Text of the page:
The C Word.

Guest Post By Sam Miller

What comes to mind for you fitness aficionados? – CrossFit? Carbs? Conjugate method? Cortisol? While I’m sure we could continue the alliteration for days the purpose of this article is to provide some comprehensive education around Cortisol. The big C word appearing on everything from infomercials to your local GNC.

From a simple scientific and biological perspective Cortisol is a glucocorticoid (hormone) produced by the adrenal glands in our body. Our cortisol output is dependent on life stress, sleep, training volume, dietary protocols and so much more. When in balance, it can be powerful and provide bursts of energy at the right times. When imbalanced cortisol can contribute to adrenal insufficiency, weight gain, chronic disease and a cascade of other hormonal problems.

Think back to thousands of years ago. Before computers, iphones, desk jobs, and rushing little Johnny to daycare in the carpool line we lived a fairly simple life. Our adrenal glands existed to provide the necessary stimulus for our bodies in times of short lived stress. An example of this in nature would be during the mere 4 hours per day that a lion is awake, a gazelle is on alert to run, flee, or escape at a moments notice. However, the other 20 hours of the day when a lion is sleeping and otherwise relaxing, working on his fashionable mane, the gazelle gets to relax.

Human bodies are not a far cry from this example. Short periods of stress to find food, shelter or to protect ourselves would have been a fraction of the chronic stress we experience in the 21st century from technology, corporate america, dietary insufficiency, and other run of the mill problems. Most practitioners and clinicians who actually acknowledge the existence of adrenal fatigue, break down the effects of cortisol into four phases:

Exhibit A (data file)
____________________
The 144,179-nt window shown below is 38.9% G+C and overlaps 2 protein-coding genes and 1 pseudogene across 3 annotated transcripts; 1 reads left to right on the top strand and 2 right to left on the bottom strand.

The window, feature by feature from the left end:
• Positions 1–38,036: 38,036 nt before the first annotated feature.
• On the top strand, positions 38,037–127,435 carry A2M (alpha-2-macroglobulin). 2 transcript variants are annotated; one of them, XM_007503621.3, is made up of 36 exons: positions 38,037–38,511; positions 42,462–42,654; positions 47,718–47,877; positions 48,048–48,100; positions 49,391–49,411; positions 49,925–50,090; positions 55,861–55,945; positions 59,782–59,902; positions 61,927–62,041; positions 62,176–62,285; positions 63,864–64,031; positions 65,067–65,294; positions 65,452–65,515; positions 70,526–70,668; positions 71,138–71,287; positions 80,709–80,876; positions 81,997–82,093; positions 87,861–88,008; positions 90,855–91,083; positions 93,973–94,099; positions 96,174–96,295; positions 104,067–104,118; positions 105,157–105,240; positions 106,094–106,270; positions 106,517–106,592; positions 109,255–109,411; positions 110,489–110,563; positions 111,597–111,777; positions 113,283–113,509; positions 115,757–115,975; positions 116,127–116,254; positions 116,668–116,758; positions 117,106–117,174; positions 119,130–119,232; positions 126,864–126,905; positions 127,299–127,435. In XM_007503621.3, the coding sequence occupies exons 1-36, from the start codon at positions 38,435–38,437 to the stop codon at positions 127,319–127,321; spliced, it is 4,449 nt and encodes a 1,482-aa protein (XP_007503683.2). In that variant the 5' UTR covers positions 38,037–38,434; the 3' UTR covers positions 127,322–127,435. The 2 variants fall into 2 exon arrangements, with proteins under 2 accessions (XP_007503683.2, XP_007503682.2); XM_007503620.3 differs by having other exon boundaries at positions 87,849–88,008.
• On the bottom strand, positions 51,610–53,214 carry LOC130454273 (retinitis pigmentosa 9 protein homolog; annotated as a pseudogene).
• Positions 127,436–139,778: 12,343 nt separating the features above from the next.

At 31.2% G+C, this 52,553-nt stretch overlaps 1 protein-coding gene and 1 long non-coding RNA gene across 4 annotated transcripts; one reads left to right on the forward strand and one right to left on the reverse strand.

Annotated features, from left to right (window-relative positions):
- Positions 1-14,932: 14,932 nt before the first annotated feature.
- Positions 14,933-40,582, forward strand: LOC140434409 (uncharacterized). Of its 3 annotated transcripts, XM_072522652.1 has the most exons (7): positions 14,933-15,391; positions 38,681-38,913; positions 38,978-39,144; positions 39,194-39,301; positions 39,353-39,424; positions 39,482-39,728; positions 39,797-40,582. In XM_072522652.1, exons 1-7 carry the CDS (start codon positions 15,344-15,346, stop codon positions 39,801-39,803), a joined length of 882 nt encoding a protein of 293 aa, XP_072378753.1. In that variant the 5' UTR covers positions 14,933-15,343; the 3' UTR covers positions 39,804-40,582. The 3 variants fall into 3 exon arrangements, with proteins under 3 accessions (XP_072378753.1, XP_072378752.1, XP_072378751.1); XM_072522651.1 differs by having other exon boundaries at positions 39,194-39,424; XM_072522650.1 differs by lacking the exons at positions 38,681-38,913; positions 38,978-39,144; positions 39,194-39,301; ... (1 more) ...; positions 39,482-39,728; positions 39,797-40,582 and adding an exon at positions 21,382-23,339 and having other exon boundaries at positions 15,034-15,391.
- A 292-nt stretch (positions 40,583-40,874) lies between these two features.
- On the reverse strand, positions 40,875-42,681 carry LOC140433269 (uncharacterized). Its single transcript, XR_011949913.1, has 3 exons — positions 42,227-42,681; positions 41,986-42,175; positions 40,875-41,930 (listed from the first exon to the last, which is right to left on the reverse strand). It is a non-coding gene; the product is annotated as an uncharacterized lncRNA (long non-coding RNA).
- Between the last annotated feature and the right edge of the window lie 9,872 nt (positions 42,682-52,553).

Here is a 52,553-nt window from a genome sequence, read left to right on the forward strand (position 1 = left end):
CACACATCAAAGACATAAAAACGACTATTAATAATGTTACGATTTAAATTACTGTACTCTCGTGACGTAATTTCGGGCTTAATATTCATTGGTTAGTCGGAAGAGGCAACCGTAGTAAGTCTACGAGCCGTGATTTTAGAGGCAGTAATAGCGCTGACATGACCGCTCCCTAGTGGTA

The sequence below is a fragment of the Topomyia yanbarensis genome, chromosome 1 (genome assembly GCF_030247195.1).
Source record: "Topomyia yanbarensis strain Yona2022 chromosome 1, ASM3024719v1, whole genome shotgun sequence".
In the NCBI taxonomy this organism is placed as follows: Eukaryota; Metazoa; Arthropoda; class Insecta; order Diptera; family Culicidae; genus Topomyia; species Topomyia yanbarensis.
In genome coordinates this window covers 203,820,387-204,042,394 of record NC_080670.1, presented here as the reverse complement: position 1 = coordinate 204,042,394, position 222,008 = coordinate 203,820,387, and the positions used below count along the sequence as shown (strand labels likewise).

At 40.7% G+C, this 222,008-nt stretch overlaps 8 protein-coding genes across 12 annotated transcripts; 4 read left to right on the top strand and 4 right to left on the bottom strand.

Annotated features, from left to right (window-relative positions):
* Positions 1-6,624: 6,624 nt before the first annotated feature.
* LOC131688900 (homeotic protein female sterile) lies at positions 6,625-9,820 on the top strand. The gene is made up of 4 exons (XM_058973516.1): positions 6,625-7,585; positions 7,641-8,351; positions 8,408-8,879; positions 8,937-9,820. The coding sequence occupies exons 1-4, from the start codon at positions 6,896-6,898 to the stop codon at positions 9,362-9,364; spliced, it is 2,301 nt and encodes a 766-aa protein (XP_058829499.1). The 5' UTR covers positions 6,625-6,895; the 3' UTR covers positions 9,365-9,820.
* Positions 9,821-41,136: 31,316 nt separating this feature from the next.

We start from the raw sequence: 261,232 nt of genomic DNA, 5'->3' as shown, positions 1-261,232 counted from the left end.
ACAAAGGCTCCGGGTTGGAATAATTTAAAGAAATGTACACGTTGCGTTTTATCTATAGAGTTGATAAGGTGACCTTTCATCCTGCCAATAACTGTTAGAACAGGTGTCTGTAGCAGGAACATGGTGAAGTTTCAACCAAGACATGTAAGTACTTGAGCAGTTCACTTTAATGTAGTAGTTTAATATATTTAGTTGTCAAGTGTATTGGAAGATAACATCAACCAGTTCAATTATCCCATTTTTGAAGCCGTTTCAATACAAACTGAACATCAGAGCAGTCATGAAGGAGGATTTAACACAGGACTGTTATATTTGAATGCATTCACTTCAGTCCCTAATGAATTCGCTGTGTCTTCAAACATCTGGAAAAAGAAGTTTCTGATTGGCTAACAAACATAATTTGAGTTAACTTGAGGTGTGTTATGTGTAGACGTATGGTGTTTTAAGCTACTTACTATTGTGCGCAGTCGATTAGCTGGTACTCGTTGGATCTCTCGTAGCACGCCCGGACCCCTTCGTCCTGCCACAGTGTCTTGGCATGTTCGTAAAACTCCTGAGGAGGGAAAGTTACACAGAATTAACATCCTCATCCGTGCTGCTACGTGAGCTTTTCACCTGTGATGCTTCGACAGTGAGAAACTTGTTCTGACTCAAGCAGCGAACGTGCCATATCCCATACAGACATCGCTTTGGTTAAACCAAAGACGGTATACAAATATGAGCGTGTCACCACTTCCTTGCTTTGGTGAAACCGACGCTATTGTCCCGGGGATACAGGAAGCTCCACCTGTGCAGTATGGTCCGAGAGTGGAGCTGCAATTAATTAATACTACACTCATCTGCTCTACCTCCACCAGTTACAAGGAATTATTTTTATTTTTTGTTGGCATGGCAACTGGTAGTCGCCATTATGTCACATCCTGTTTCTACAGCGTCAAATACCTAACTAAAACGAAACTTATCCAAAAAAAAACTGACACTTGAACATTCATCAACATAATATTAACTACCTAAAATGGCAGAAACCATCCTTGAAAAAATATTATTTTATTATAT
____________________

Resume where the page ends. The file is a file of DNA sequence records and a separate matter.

1) the alarm phase
2) continuing the alarm phase
3) the resistance phase and
4) the burnout phase.

Our above examples in nature would simply be classified as the alarm phase – this is natural. The continuation of the alarm phase and resistance phase are where many of us (including myself and my clients) have to manage our stress load. As we progress through these four stages there are both deleterious physical changes as well as internal biochemical deviations from our natural set point. By stage 4 you’ve already been running from a lion 24 hours per day for the last 365 days. Phew, I’m tired just thinking about it.

From a bio-chemicial perspective, during the continuation or resistance phase you will start to see substantial drops in hormones like DHEA and testosterone, as hormone precursor material is diverted towards the cortisol production pathway. The key here is a hormone named pregnenolone, which is the precursor or raw material to both the sex hormones and cortisol. This diversion is named the ‘pregnenolone steal’. After some time the body simply runs out of ways to manufacture stress hormones, and cortisol levels finally begin to drop. Now, the levels of both the sex hormones and the stress hormones are low. Levels of neurotransmitters (GABA, Serotonin, Dopamine, Adrenaline, etc) are often also low.